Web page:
Say it ain’t so, Joe…
Joe Biden has been, and continues to be, my favorite.
“Favorite what,” you ask?
Favorite most everything. Almost all of the things. Favorite comb-over, favorite smile, favorite wink, favorite glad handing, favorite meme generator, favorite politician, favorite arm-chair theologian about life and death, favorite Catholic, favorite Delawarean (an admittedly small category).
But this most recent blustery mix of machismo and stereotypical masculinity was met by my mix of eye-rolling and head shaking. And they both went back and forth, with Trump’s favorite weapon, Twitter, locked and loaded.
Yes, old white men, we get you…you’re going to beat each other up. It’s how you solve problems. And we’re oh, so impressed. And, sure, Biden was talking about taking Trump to physical task in defense of women…or so he said…but the appeal to violence, no matter how on the face noble, is simply, and unquestionably, ridiculous in this hypothetical world that these talking suits live in.
Our addiction…no…our incessant NEED for violence, our cheering on of violent rhetoric and schoolyard chest puffing is just. so. exhausting.
And as a parents raising boys, I am just. so. frustrated. Because this is the stupidest example of “My dad could beat up your dad” kind of back and forth, except these guys are supposed to be adults.
Supposed to be.
Violence and bluster will only remain the answer to all of our problems as long as we put people in power who see it as the answer to all of the problems.
And for me, as a theologian, this whole line of thought is especially prescient because we’re heading into Good Friday where Christians will hear how the only thing Jesus “takes behind the woodshed to give a butt whooping to” is violence and death, the very thing both of these men are appealing to for power.
The disciples surely would have followed Jesus’ lead in the Garden if he had started fighting back. They were ready for it; Peter had his sword.
What they weren’t ready for was the idea, the wisdom, that that kind of response doesn’t work in the world of the Kingdom of God.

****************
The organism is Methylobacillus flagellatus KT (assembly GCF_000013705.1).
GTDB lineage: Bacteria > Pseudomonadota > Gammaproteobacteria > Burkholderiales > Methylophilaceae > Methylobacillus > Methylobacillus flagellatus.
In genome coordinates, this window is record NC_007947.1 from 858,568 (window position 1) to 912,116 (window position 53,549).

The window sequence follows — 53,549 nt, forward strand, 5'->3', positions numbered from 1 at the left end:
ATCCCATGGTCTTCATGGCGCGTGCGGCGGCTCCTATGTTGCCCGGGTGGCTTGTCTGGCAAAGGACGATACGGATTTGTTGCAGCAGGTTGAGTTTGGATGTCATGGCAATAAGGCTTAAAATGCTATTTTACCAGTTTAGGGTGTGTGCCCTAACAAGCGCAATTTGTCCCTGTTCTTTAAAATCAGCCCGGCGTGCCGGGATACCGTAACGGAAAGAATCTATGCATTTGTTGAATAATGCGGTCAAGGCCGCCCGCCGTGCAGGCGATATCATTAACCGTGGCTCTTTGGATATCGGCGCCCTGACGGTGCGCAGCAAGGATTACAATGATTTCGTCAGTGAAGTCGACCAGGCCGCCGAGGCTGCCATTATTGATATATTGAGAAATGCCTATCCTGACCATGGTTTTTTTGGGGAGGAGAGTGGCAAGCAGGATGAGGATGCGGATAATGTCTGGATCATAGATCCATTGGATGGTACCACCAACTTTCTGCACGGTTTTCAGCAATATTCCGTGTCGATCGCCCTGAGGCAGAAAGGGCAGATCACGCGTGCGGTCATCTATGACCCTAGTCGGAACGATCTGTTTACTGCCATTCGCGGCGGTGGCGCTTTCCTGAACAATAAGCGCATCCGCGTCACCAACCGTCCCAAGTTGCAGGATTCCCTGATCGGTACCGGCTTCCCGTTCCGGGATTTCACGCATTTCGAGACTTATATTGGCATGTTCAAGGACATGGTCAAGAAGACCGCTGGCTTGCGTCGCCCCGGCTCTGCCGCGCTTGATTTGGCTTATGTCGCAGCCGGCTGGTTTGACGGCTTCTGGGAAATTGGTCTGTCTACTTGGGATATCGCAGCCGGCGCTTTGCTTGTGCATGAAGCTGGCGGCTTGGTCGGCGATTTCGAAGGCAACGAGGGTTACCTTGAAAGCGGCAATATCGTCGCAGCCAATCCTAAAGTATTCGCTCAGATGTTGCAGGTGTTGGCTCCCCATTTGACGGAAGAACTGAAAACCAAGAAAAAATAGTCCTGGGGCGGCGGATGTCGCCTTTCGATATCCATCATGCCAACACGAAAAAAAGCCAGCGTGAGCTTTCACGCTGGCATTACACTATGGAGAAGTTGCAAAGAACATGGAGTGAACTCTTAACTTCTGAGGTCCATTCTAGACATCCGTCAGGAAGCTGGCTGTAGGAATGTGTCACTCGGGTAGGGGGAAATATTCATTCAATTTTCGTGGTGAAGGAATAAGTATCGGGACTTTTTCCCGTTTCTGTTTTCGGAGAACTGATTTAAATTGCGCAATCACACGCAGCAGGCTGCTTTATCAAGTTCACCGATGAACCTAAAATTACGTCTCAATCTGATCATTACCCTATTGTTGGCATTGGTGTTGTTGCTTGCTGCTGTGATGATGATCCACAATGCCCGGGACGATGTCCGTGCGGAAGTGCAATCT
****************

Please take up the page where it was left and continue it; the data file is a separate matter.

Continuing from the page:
And, as one who will one day be an old(er) white man, I have to say that unless we change our trajectory, nothing else will change, and so it has to start with me and my boys and how we raise them and how we talk about violence and death.
And how we vote.
I’m not an advocate for being doormat; by no means. But I am an advocate for getting rid of these machismo, idiotic, schoolyard braggadocious nonsense. No one takes it seriously, anyway. And the people who do take it seriously aren’t worth taking seriously.
And for everyone finishing this little article thinking, “But white men aren’t the only violent people in the world…and why does he bring race into it?” I say that I hear you, and some of what you say is true. When thinking of non-violent older, white men two of my theological crushes, Richard Rohr and Parker Palmer, come to mind.
All cultures can be violent; surely. But not all cultures are the dominant power.
And this white, male culture is, at least here in the states, and it needs to take a break.
Let’s give it a break. It keeps reinforcing how inadequate it is to lead in these present times. How much more proof do we need?
Far be it from me to interfere with your right of free expression, however, I find this particular post dull rhetoric indeed. If you are rendering unto Caesar, do so in another forum. We look to you for spiritual guidance and commentary on the state of the world’s soul, not a critique of the political theater. Your segue into the theme of Christ’s peace was more to the point as a commentary on today’s violent culture. As for now, i will let not my heart be troubled.
You are certainly welcome to read or not read.
But if we imagine the political theater isn’t theological, or vice versa, we don’t have eyes to see or ears to hear.
Your post today reminds me of a conversation I had some time ago with two old friends who attend the same conservative protestant congregation. One of the women commented on how their preacher appeared to have developed more confidence and even walked with a new swagger. I mentioned that I thought my Episcopal priest had confidence and walked very well without the swagger. They both asked me if my priest carried a gun. I told them no and they each replied that their preacher just bought one that he carries (under his robe) into the sanctuary. After catching my breath, and waiting for my heart to stop hammering, I asked them why. They said in unison; “So he can protect the flock if there is a threat”.
That conversation was two years ago when we weren’t watching this new reality television show in Washington. I will never forget my first voting experience in 1966 and while I may have been starry-eyed and naïve I don’t remember the school yard bullies, the old white men, and a political swamp that it will take my grandchildren to help clean. Is the preacher who’s toting a “piece” following Jesus’ lead into the Garden …… or is he just another old while man full of bluster?
I am a reluctant X-tian.